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Lucky Lucy

  • Lucy the Havapoo sits in grass

    Lucky Lucy

    A young Havapoo escapes life in a puppy mill only to be diagnosed with a deadly cardiac condition, but expert care at the VMC gives her a second chance

    Lucy, an 11-month-old Havapoo, sits outside in the grass.

Things were finally looking up for Lucy. Born in an Alabama puppy mill, she had only known life in a cage. After six months of living in squalid conditions, the young Havapoo—a cross between a Havenese and a poodle—was rescued and transported thousands of miles to Apple Valley, Minn.

There, she found an adoptive family and everything seemed great—until it wasn’t. Her first veterinarian checkup brought devastating news. Lucy had a severe heart murmur, and her adopters were told she didn’t have long to live.

Crushed, they chose to surrender her back to the rescue organization. Cue Lee and Pam Kochendorfer, who were friends with Lucy’s adopters and expected that meeting the new puppy would be a happy occasion.

Lucy plays with a toy in the Kochendorfers' home.

“When they told us her story, we couldn't see her going back to a cage if she had only a few months to live,” Pam says. “My husband and I applied to the rescue to foster Lucy in what we assumed would be a hospice situation, and we took her home with us that day.”

Lucy joined the Kochendorfer household, meeting their friendly 16-year-old Havenese named Bear and settling into a life as a spoiled foster pup. As a matter of routine, the rescue organization made a follow-up appointment to confirm Lucy’s diagnosis, this time with a cardiologist who then referred the family to the University of Minnesota Lewis Small Animal Hospital.

An exam conducted by the hospital’s Cardiology Service confirmed a diagnosis of patent ductus arteriosus (PDA), a heart defect that occurs when a blood vessel that is active during fetal development fails to close after birth. This leaves a hole between the aorta and the pulmonary artery, which results in overfilling of the left side of the heart.

“Over time, this overfilling can result in heart failure,” says Dr. Joe Herbert, a first-year resident with the Cardiology Service. “However, if we intervene and block this vessel, we prevent the overcirculation, the normal physiology can resume, and patients can often lead normal healthy lives.”

The damage from Lucy’s defect would mean she would only have a few months to live before succumbing to heart failure.

Herbert did offer some hope. Lucy could have a chance at a longer life if she underwent minimally invasive surgery to implant a medical device that would expand to fill the hole. The development of the device, known as an Amplatz Canine Duct Occluder, was led by former UMN faculty member and veterinary cardiologist Dr. Anthony Tobias.

The surgery to implant the device would be costly and rescue did not have the funds to cover it. Luck was again in Lucy’s favor as the hospital, which is part of the University’s Veterinary Medical Center (VMC), does offer financial assistance for situations such as hers. The VMC Shelter & Rescue Animal Fund helps cover the cost of specialty veterinary care for animals under the care of qualified, Minnesota-based 501(c)3 non-profit organizations. The fund is made possible by gifts from generous donors.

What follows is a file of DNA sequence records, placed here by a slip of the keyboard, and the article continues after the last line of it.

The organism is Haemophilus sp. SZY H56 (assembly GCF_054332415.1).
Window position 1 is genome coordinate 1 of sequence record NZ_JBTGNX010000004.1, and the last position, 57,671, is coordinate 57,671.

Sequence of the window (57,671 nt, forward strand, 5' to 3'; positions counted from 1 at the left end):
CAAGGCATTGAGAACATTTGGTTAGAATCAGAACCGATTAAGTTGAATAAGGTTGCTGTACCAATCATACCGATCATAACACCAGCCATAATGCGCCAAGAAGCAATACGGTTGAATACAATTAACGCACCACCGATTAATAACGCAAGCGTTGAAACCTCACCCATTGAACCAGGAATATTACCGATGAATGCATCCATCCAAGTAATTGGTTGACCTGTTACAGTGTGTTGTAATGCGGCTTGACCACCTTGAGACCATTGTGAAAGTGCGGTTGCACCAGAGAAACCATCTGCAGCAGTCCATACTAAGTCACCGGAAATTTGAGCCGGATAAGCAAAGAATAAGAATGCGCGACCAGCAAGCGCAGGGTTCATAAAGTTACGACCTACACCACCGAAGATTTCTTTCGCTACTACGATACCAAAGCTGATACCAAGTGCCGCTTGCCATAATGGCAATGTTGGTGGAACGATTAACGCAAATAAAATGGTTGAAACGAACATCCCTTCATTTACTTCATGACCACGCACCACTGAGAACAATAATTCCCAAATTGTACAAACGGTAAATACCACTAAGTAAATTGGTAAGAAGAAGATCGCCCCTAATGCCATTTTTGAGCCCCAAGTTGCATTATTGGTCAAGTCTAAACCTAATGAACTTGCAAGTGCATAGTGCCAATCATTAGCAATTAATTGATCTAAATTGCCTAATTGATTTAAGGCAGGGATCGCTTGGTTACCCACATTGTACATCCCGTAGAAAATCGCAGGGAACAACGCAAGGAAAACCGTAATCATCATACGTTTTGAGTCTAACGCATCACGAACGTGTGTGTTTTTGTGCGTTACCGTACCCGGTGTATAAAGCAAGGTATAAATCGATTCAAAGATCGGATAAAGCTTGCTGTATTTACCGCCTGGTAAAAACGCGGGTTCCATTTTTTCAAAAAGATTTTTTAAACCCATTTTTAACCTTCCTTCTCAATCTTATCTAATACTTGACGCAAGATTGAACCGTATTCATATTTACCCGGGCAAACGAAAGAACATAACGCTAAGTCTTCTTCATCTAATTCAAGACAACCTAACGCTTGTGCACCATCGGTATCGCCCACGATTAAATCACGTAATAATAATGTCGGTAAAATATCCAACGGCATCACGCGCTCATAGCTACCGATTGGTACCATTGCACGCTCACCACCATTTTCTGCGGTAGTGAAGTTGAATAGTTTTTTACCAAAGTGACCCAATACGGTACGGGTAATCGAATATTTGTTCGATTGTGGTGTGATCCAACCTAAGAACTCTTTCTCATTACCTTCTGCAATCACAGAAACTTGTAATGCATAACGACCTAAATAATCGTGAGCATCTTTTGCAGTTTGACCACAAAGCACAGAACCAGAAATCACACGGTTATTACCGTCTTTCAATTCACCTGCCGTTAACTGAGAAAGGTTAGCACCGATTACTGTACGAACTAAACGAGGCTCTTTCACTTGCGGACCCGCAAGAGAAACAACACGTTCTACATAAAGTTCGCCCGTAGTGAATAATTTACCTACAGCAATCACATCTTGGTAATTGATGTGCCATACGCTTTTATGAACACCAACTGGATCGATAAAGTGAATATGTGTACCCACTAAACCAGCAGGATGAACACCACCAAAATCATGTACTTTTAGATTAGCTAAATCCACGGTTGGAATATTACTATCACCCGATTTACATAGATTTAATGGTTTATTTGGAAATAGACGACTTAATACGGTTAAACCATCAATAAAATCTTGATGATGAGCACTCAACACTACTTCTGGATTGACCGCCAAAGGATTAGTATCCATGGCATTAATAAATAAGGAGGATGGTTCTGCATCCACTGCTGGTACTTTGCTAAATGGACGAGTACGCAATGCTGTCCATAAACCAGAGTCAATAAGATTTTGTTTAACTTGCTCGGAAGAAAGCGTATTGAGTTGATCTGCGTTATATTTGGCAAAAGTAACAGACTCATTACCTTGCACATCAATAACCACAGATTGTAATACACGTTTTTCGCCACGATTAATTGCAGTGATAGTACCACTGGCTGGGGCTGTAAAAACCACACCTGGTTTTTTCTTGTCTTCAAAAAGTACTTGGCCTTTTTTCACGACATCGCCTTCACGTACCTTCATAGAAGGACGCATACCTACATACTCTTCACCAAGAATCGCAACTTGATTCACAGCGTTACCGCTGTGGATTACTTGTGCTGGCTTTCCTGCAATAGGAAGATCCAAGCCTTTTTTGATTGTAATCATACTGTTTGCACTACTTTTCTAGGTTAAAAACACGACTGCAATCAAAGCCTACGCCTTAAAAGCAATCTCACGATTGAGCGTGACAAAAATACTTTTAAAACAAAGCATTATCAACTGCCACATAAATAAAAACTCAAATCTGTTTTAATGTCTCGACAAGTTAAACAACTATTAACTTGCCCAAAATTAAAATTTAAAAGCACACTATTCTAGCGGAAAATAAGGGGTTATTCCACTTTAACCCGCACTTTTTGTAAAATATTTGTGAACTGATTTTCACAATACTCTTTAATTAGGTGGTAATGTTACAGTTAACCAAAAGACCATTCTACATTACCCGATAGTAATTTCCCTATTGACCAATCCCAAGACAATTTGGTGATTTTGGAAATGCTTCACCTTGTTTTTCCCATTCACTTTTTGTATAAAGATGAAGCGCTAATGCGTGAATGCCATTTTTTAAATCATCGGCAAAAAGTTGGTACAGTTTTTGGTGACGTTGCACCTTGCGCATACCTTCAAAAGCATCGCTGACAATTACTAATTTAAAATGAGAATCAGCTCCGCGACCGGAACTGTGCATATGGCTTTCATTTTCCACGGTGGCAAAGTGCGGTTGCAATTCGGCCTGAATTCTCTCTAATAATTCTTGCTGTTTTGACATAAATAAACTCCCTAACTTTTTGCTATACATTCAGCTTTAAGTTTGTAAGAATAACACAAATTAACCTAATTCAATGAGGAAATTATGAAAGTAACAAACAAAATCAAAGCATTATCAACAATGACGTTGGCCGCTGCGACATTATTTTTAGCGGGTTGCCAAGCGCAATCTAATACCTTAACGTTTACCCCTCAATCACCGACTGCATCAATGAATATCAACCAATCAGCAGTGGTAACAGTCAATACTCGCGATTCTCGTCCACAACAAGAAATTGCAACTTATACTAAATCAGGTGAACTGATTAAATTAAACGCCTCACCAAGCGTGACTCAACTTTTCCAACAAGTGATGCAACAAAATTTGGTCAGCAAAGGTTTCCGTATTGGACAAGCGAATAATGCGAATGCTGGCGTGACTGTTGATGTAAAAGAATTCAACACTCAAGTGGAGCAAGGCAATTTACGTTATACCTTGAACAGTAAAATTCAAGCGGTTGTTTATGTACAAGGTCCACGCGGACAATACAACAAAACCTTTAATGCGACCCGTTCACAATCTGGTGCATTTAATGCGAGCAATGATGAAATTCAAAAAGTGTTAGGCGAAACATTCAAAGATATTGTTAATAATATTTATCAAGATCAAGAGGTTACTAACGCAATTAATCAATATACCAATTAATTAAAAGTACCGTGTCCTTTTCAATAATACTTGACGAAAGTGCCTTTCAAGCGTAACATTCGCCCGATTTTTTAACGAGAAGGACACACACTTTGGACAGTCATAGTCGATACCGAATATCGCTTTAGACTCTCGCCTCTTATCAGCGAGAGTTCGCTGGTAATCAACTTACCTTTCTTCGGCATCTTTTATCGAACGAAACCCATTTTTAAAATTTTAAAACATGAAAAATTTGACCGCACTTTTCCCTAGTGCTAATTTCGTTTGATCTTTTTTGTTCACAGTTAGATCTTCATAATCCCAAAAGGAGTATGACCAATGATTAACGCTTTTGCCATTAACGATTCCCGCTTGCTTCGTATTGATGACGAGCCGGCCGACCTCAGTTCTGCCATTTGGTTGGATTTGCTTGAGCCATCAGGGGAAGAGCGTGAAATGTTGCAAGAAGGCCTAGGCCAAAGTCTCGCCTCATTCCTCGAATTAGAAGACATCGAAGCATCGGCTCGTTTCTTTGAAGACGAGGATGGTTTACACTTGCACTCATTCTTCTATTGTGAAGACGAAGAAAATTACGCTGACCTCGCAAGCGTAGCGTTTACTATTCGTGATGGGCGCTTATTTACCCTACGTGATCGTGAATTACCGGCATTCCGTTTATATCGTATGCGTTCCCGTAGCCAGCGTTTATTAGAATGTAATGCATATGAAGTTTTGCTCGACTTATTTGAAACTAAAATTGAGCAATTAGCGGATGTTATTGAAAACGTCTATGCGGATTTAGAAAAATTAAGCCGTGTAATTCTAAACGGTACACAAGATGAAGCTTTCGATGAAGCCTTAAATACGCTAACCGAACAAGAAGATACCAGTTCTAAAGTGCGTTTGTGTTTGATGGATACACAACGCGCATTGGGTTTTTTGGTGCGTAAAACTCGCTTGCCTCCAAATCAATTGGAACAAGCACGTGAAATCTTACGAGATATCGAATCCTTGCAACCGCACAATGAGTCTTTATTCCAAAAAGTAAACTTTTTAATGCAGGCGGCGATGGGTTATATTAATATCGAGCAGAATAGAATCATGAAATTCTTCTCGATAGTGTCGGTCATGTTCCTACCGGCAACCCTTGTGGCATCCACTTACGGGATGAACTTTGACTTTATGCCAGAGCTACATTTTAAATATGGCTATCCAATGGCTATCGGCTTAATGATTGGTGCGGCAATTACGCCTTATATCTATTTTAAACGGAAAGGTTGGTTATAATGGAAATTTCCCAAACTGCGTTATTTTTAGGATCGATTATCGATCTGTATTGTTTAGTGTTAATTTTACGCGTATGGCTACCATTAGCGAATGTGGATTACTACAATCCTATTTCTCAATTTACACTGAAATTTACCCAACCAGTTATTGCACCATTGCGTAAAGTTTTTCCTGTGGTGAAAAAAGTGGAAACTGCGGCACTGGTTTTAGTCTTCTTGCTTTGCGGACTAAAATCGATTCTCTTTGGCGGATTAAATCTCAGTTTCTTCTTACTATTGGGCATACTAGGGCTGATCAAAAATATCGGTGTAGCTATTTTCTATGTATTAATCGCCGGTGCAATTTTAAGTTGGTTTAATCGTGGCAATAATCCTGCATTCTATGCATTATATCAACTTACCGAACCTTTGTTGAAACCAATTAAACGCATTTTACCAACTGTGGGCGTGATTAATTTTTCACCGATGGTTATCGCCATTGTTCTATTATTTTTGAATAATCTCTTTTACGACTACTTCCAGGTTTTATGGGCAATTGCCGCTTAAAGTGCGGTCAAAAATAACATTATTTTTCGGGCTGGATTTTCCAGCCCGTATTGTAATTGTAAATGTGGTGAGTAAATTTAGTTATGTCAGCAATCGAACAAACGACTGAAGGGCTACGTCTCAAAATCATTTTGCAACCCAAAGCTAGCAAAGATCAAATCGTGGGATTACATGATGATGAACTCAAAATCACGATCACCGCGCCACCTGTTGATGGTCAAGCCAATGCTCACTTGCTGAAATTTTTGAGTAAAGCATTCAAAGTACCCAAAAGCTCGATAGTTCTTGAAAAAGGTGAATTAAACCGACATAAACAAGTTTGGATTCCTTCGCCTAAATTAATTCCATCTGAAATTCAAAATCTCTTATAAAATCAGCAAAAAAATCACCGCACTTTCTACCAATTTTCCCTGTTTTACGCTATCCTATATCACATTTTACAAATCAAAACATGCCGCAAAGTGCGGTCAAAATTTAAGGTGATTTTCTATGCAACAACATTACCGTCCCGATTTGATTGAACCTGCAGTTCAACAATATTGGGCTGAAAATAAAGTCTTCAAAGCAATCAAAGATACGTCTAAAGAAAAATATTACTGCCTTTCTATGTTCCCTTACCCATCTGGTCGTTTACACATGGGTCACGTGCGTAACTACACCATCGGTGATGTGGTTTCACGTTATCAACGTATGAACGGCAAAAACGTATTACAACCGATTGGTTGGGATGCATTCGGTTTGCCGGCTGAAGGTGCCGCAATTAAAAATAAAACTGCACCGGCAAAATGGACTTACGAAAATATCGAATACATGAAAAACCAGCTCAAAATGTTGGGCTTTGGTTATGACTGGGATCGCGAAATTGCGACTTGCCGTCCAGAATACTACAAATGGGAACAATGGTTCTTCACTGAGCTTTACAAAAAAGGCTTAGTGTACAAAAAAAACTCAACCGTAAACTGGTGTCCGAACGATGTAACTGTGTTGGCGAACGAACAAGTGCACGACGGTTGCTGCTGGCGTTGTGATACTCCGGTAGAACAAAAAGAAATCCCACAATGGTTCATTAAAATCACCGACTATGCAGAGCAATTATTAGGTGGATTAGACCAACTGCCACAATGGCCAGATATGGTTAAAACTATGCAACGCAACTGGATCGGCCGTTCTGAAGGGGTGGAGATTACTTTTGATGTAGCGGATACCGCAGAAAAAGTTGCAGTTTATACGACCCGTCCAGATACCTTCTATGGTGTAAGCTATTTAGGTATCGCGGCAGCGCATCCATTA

Lucy shows off her Christmas outfit.

Lucy’s case received funding to offset costs and her surgery was soon scheduled. In September 2023, clinicians successfully implanted the occlusion device. Lucy’s recovery went smoothly and at her three-month post-surgery checkup, her heart was functioning normally and there were no longer concerns about her condition.

“Lucy’s PDA during a recheck heart ultrasound was shown to be completely occluded,” Herbert says. “As a result of the occlusion, we expect Lucy to be able to live a normal life.”

The good news was welcomed by the Kochendorfers, who are very grateful for the high-quality care that Lucy received to make this outcome possible.

“We are lucky to have such a great university right here in our own backyard teaching the next generation of veterinarians and surgeons to do great work such as developing procedures like the one Lucy had,” Pam says. “All of the staff at the Lewis Small Animal Hospital were kind, skilled, and dedicated.”

Lucy’s medical happy ending wraps into an even bigger one. The Kochendorfers have adopted her and enjoy sharing her inspiring story with anyone who meets her. It’s earned the nearly 1-year-old pup a bit of celebrity in the neighborhood. In the end, they’re happy to have brought joy to a dog whose life began in bleak circumstances.

“Lucy has a beautiful personality, she is sweet, loves people, loves other dogs and frankly is the most wonderful dog we have ever met,” Pam says. “She will stay with us and live out her life where she will get all the love and care she truly deserves.”

Make an impact by supporting life-saving care 

You can help more pets like Lucy by supporting the VMC Shelter and Rescue Animal Fund with a donation of any amount today.

Philanthropy also is crucial to expanding access to cutting-edge procedures and equipment. Make a gift to the VMC Cardiology Service Fund to support bringing life-saving care to pets.


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